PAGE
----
Your search resulted in 680 documents. Displaying 25 entries per page.
Proposal for further work on accelerated ageing
1988 - IRG/WP 2314
Thermal treatment of wood: European Processes and their background
2002 - IRG/WP 02-40241
Recent efforts on thermal treatment of wood lead to the development of several processes introduced to the European market during the last few years. The total production capacity of heat treated wood in 2001 is estimated as approx. 165.000 m3. In the paper the different heat processes are presented. The general technology as well as scientific data on the chemical transformation of the cell wall ...
Durability of pine modified by 9 different methods
2004 - IRG/WP 04-40288
The decay resistance was studied for pine modified by nine methods of wood modification: 1) Acetylation, 2) Treatment with methylated melamine resin (MMF), 3) Acetylation followed by post-treatment with MMF-resin, 4) Thermal modification, 5) Furfurylation, 6) Maleoylation (using water solution of MG or ethanol solution of maleic anhydride), 7) Succinylation, 8) NMA-modification and 9) modification...
M Westin, A O Rapp, T Nilsson
Corrosion of fasteners in heat-treated wood – progress report after two years’ exposure outdoors
2005 - IRG/WP 05-40296
The corrosion of common fastener materials now in use - mild steel, zinc-coated steel, aluminium and Sanbond Z-coated steel – has been evaluated after two years’ exposure outdoors in untreated and heat-treated spruce (Picea abies) respectively. Spruce from South-western Sweden was used. The heat-treatment was carried out in Finland according to the ThermoWood process at a maximum temperature ...
J Jermer, B-L Andersson
Improved resistance of Scots pine and Spruce by application of an oil-heat treatment
2000 - IRG/WP 00-40162
Spruce (Picea abies L. Karst.) and Scots pine (Pinus sylvestris L.) were subject to a heat treatment which was carried out in an oil-bath. The aim was to improve the dimensional stability of the treated wood and its resistance against fungi. The bath of vegetable oil provides a uniform heat transfer at temperatures of 180°C, 200°C and 220°C and protects the submersed wood from oxygen. Heat trea...
M Sailer, A O Rapp, H Leithoff
Heat treatment of bamboo
2001 - IRG/WP 01-40216
Bamboo is a fast growing material with remarkable mechanical properties. In many tropical and subtropical countries bamboo is available in suitable dimensions for a reasonable price. Therefore it is used for many purposes which range from the basket production up to the industrial production of parquet or paper. However, bamboo is known as susceptible to fungal or insect attack and it is difficult...
H Leithoff, R-D Peek
The effects of heat treament on the specific gravity of beech and spruce wood
2003 - IRG/WP 03-40254
The effects of heat treatment on specific gravity of beech (Fagus orientalis) and spruce wood (Picea orientalis) naturally grown and intensively used in forest products industry in Turkey were studied. The wood samples were cut into 2 x 2 x 3 cm. Heat treatment was than applied to the wood samples at four different temperatures (130 °C, 150 °C, 180 °C and 200 °C) and three different durations...
S Yildiz, Ü C Yildiz, G Colakoglu, E D Gezer, A Temiz
Durability of different heat treated materials from industrial processes in ground contact
2005 - IRG/WP 05-40312
In this study the durability of heat treated wood originating from four different European industrial heat treatment processes in ground contact was examined. The manufacturers of heat treated material were: PLATO Hout B.V./Netherlands, Thermo Wood/Finland, New Option Wood/France and Menz Holz/Germany where Oil-Heat treated Wood (OHT) is produced. All heat treated materials showed significantly i...
C R Welzbacher, A O Rapp
The effects of heat treatment on the toughness of beech wood
2004 - IRG/WP 04-40283
The effects of heat treatment on toughness of beech (Fagus orientalis) wood naturally grown and intensively used in forest products industry in Turkey were studied. The wood samples were cut into 5 x 5 x 5 cm. Heat treatment was than applied to the wood samples at three different temperatures (130 °C, 150 °C and 180 °C) and three different durations (2 h, 6 h and 10 h) under air atmospheres. ...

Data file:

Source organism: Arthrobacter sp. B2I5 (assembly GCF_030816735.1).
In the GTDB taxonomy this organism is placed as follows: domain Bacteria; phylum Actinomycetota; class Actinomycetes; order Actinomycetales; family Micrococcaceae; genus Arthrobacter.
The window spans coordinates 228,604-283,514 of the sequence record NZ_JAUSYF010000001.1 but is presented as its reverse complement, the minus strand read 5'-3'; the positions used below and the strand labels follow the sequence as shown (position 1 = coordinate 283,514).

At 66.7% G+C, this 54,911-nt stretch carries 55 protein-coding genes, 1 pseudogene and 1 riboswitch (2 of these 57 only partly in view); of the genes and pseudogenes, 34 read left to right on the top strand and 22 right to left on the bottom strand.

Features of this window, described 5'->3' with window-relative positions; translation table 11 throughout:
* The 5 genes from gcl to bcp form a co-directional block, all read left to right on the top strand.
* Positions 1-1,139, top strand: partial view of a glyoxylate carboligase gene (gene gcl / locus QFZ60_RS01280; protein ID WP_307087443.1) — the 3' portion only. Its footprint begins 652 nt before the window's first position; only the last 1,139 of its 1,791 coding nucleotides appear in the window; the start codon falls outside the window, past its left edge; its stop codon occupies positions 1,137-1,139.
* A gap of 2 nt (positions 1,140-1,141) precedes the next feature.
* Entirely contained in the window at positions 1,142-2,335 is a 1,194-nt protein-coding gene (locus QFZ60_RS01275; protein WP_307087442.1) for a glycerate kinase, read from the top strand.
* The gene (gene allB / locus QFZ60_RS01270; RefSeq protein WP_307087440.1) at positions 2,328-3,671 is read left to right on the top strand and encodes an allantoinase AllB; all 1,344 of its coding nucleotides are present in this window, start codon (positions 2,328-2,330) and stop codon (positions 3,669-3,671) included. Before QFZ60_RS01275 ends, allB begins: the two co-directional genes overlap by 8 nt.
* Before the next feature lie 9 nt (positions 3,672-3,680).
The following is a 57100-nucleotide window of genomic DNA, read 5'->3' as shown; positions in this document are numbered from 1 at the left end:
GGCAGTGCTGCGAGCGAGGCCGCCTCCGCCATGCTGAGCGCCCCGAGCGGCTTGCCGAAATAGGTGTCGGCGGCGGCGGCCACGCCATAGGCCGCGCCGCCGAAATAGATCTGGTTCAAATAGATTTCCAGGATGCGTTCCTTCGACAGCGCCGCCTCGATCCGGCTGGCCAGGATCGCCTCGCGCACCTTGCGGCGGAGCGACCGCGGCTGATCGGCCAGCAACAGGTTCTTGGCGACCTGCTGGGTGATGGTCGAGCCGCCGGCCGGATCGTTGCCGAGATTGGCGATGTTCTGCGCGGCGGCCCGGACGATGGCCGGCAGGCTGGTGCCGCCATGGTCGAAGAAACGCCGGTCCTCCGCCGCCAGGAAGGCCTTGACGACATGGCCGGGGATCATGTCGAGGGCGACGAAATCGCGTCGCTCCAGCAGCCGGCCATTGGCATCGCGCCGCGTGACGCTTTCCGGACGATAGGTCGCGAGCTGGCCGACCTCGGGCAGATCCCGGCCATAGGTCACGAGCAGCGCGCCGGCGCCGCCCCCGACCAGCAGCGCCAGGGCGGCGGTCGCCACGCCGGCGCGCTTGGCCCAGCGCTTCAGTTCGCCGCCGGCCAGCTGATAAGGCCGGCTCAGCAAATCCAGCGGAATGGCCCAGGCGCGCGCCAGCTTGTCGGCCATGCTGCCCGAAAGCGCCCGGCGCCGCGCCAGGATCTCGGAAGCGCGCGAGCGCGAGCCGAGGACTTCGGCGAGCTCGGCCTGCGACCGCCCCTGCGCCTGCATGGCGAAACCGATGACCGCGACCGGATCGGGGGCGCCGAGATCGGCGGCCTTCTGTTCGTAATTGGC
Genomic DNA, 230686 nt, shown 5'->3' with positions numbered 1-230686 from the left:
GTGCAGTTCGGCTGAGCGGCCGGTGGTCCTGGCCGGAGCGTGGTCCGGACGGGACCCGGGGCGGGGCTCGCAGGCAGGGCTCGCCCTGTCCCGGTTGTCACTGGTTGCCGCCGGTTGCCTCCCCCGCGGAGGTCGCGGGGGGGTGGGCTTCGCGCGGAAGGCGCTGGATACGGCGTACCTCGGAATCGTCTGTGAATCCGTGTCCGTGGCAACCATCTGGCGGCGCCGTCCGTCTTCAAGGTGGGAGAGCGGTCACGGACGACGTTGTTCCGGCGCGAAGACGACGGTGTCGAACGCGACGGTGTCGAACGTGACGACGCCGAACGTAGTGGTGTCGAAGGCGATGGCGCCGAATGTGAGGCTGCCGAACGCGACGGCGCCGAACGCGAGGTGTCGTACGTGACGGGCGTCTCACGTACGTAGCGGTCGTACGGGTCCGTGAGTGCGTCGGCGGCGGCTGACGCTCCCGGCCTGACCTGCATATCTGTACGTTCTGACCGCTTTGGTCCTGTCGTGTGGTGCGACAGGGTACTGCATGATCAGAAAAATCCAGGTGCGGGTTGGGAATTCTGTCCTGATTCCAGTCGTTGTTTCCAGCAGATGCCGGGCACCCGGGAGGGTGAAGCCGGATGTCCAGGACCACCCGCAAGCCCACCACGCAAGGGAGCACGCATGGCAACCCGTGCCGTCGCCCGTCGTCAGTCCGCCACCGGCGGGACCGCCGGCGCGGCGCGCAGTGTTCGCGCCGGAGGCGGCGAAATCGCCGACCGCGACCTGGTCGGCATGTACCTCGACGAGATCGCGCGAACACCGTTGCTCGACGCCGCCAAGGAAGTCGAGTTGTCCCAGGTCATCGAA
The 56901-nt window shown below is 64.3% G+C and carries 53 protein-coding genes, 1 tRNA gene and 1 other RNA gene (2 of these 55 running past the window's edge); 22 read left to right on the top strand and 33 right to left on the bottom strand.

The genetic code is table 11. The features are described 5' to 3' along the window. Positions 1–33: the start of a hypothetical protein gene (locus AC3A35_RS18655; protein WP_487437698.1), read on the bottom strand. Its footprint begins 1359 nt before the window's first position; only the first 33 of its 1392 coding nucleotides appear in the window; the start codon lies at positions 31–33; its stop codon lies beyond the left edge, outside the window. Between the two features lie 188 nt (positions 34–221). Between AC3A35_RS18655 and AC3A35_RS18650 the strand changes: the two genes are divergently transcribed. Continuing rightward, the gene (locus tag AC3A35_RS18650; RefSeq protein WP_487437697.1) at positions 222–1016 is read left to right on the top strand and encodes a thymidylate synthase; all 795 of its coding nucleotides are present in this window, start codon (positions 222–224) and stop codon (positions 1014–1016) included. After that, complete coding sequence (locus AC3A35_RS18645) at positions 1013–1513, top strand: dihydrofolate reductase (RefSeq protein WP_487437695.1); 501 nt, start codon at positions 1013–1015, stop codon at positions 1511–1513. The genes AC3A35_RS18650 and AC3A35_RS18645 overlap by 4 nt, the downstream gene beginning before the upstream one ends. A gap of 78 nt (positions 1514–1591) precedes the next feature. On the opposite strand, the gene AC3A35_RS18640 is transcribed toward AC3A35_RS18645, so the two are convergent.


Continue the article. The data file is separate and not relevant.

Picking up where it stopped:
S Yildiz, Ü C Yildiz, E D Gezer, Ali Temiz, E Dizman
The effects of heat treatment on anatomical changes of beech wood
2004 - IRG/WP 04-40284
The effects of heat treatment on anatomical changes of beech wood (Fagus orientalis) naturally grown and intensively used in forest products industry in Turkey were studied. The wood samples were cut into 2x2x3 cm and than conditioned at 25 °C and 65 % relative humidity for 3 weeks. Heat treatment was than applied to the wood samples at four different temperatures (130 °C, 150 °C, 180 °C and ...
Ü C Yildiz, Z Gerçek, B Serdar, S Yildiz, E D Gezer, E Dizman, A Temiz
The Effect of Heat on the Retention of Ammoniacal Copper Quat (ACQ-AB) onto Scots Pine (Pinus Sylvestris L.) Wood
2008 - IRG/WP 08-40390
In this study, the sapwood of Scots pine (Pinus sylvestris L.) were treated with ammonical copper quat type (ACQ-AB), which is one of the environmentally friendly wood preservatives, by using soaking method as a functions of various temperatures and time. The results indicated that the retention behaviour of ACQ onto the wood was considerably affected by temperature of ACQ solution and treatment t...
M Hakki Alma, A Mukremin Kara
Heat treated timber in Finland
2000 - IRG/WP 00-40158
Heat treatment permanently changes the physical and chemical properties of wood by means of high temperatures (150 - 240°C). Heat treatment darkens the colour of the wood. Heat treatment improves the equilibrium moisture content of the wood and the shrinkage and swelling of the wood is reduced. Very high temperatures improve the resistance to rot and also reduce the susceptibility to fungal decay...
T Syrjänen, E Kangas
Radio frequency heating times for sterilization radiata pine solid piles
2017 - IRG/WP 17-40815
In this work was sterilized wood packaging material of radiata pine, stacked as solid piles without stickers, for determining the heating times using radiofrequency treatment. The experiments were performed in a radio frequency semi-industrial equipment. The results showed that the radio frequency heating times increases with wood volume and that radio frequency treatments were faster than convent...
H Esquivel, V Sepúlveda, J Torres, L Salvo, R A Ananías